80 years ago, Mickey Mouse steamed onto entertainment scene

Eighty years ago, one of the world’s most beloved stars was born as Mickey Mouse whistled his way onto the silver screen with the cinema debut of “Steamboat Willie” at the Colony Theater in New York.

That day, November 18, 1928, is widely considered the iconic mouse’s official birthday. But months before, Walt Disney had dreamt up the cartoon character and featured it in the short animated film “Plane Crazy.”

“‘Steamboat Willie’ is the most famous of the early Mickey Mouse films because it has a soundtrack,” Eric Smoodin, a professor of film studies at the University of California, Davis, told AFP.

“Mickey Mouse, within a year or two after Steamboat Willie, becomes the biggest star in the world,” Smoodin said.

“So even though it’s not the first Mickey Mouse film, it really was the beginning of his great celebrity,” he added, speculating that in the 1930s, only Charlie Chaplin came close to Mickey Mouse in terms of global super-stardom.

Mickey Mouse was created almost by accident: Oswald the Lucky Rabbit was Walt Disney’s first cartoon character, but when Disney lost the rights to Oswald in 1927, he returned to the drawing board.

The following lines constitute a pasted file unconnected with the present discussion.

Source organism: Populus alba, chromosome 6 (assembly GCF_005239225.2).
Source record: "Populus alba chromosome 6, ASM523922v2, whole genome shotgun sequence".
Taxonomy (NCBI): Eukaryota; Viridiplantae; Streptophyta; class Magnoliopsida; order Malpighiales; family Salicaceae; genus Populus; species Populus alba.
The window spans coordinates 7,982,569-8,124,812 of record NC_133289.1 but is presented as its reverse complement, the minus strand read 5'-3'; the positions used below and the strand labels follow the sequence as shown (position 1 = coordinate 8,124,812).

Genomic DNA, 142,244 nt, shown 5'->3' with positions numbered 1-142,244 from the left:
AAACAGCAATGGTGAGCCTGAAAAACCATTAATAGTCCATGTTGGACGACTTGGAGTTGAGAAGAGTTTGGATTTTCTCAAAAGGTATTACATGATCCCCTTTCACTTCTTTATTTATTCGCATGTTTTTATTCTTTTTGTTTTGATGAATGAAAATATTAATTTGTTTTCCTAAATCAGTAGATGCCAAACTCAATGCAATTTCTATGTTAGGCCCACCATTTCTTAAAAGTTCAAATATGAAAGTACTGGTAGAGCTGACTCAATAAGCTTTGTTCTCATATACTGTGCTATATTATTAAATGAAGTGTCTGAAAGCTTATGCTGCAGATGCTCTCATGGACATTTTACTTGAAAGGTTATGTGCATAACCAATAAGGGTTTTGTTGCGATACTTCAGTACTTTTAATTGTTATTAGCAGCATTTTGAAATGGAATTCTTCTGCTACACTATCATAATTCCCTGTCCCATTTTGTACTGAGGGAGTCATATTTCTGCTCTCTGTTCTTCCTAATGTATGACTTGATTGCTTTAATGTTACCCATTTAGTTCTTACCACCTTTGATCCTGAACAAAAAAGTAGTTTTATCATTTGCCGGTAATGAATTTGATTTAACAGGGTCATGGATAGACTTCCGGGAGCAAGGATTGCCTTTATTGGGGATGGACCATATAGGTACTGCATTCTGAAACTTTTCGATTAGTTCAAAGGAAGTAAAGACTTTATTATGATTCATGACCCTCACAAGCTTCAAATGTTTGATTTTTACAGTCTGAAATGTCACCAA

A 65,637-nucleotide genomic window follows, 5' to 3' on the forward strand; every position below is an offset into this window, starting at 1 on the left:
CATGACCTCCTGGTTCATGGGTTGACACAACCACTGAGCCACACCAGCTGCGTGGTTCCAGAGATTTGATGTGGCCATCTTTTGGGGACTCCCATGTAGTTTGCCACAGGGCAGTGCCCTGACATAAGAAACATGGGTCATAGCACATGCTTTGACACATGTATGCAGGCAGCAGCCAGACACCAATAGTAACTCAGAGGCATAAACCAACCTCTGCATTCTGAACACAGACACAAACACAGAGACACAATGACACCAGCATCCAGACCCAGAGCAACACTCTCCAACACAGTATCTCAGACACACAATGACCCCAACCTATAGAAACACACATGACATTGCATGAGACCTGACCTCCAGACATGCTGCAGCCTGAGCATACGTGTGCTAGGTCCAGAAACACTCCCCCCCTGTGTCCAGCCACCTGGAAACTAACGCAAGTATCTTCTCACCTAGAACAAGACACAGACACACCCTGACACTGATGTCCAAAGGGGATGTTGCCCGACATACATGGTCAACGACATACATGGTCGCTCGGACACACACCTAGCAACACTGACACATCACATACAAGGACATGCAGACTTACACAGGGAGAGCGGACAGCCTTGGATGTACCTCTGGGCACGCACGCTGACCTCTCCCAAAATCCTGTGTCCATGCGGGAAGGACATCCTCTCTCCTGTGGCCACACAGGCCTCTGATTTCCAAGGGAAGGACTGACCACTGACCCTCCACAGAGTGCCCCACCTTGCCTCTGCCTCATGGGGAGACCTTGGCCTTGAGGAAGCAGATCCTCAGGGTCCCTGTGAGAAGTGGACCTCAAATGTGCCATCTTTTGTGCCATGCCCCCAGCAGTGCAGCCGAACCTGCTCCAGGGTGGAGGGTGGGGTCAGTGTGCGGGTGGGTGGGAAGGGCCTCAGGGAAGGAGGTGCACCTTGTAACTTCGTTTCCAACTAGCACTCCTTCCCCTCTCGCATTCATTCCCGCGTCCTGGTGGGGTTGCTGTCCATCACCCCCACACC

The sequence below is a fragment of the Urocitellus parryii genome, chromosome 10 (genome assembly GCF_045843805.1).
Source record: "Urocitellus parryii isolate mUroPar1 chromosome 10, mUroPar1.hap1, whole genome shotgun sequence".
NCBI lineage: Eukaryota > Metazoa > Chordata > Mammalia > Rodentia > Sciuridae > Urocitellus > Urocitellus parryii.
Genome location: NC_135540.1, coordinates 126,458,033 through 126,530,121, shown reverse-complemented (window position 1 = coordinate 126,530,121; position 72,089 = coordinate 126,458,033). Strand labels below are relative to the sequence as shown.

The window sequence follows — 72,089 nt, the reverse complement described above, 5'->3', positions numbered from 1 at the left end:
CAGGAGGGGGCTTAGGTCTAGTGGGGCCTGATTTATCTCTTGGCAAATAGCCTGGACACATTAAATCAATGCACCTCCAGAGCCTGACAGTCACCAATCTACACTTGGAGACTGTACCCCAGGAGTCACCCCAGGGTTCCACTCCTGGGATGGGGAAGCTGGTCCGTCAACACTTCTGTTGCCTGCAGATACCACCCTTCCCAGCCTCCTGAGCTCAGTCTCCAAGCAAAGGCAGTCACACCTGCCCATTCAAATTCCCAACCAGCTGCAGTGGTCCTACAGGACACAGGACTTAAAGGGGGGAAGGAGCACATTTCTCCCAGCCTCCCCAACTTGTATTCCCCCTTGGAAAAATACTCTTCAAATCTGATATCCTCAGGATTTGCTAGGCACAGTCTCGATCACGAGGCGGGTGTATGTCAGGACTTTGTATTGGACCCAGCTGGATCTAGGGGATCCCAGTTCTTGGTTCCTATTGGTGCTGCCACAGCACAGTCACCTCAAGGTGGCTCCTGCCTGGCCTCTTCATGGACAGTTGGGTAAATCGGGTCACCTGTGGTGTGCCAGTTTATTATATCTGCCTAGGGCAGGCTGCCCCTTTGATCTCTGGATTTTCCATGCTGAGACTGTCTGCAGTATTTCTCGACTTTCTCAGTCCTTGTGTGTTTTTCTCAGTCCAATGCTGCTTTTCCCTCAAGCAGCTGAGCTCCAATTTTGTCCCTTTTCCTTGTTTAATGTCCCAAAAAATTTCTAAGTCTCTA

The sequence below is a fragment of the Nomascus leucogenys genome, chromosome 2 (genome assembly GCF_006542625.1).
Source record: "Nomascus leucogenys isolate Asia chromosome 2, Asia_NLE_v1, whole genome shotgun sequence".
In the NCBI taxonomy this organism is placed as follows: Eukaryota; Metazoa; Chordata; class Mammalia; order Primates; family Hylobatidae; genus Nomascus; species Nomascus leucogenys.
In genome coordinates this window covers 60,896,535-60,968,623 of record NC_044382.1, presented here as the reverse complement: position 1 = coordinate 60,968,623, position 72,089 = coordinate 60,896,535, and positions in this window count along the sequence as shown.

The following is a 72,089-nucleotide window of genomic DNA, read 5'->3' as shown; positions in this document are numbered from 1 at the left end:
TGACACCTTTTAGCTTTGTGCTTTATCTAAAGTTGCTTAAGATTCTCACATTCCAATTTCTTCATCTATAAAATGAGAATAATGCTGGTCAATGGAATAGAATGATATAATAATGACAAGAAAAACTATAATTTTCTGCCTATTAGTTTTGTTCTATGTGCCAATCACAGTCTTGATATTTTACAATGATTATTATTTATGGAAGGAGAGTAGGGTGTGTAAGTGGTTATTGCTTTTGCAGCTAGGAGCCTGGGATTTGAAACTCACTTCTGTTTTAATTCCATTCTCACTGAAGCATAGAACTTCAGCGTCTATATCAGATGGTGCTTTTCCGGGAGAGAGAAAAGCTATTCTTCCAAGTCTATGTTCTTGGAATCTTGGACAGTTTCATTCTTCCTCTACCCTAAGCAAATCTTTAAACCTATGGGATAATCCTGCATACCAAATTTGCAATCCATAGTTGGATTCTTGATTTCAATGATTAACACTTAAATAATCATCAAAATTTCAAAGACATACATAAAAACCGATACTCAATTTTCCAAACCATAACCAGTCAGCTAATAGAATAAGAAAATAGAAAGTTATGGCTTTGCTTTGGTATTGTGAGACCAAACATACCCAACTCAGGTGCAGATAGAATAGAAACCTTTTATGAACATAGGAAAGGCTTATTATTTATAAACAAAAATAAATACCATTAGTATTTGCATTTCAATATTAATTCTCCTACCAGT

He came up with “Mortimer the Mouse.” Popular legend has it that his wife preferred the name Mickey, and Walt Disney deferred to her choice.

“Steamboat Willie” has a flimsy, politically incorrect storyline and features little, if any, comprehensible dialogue.

But the cartoon marked an animation landmark with its synchronized sound track where Mickey whistles and blows raspberries at the irascible ship’s captain, a large tobacco-chewing cat called Captain Pete.

In roughly seven minutes, Captain Pete kicks Mickey Mouse out of the steering room of a riverboat. The hero then hoists Minnie Mouse on board using a crane that grabs her by the knickers, swings a cat by the tail, strangles a goose and plays keyboard on some suckling piglets as the American folk song “Turkey in the Straw” plays from a goat’s innards.

“Mickey Mouse was both a great star of Hollywood and the world and a symbol of Disney’s technological innovation,” said Smoodin.

Walt Disney recorded the “Steamboat Willie” soundtrack with “the bootleg Powers Cinephone process … using a 15-piece band and his own squeaks for Mickey,” according to the Disney website.

“It was an early sound film when there weren’t that many sound films being made. Disney committed to making only sound films after that,” explained Smoodin.

The Disney studios pioneered the use of color-film cinematography and 3-D films in the 1930s. Disney also made innovative use of stereo sound technology in “Fantasia,” a movie starring Mickey Mouse and first released in 1946.

Just over a year after his debut in “Steamboat Willie,” on January 13, 1930, Mickey Mouse got his own comic strip, drawn by artist Ub Iwerks.

He made it into the Sunday comics on January 10, 1932, the same year that Walt Disney won a special Academy Award for creating the friendly rodent.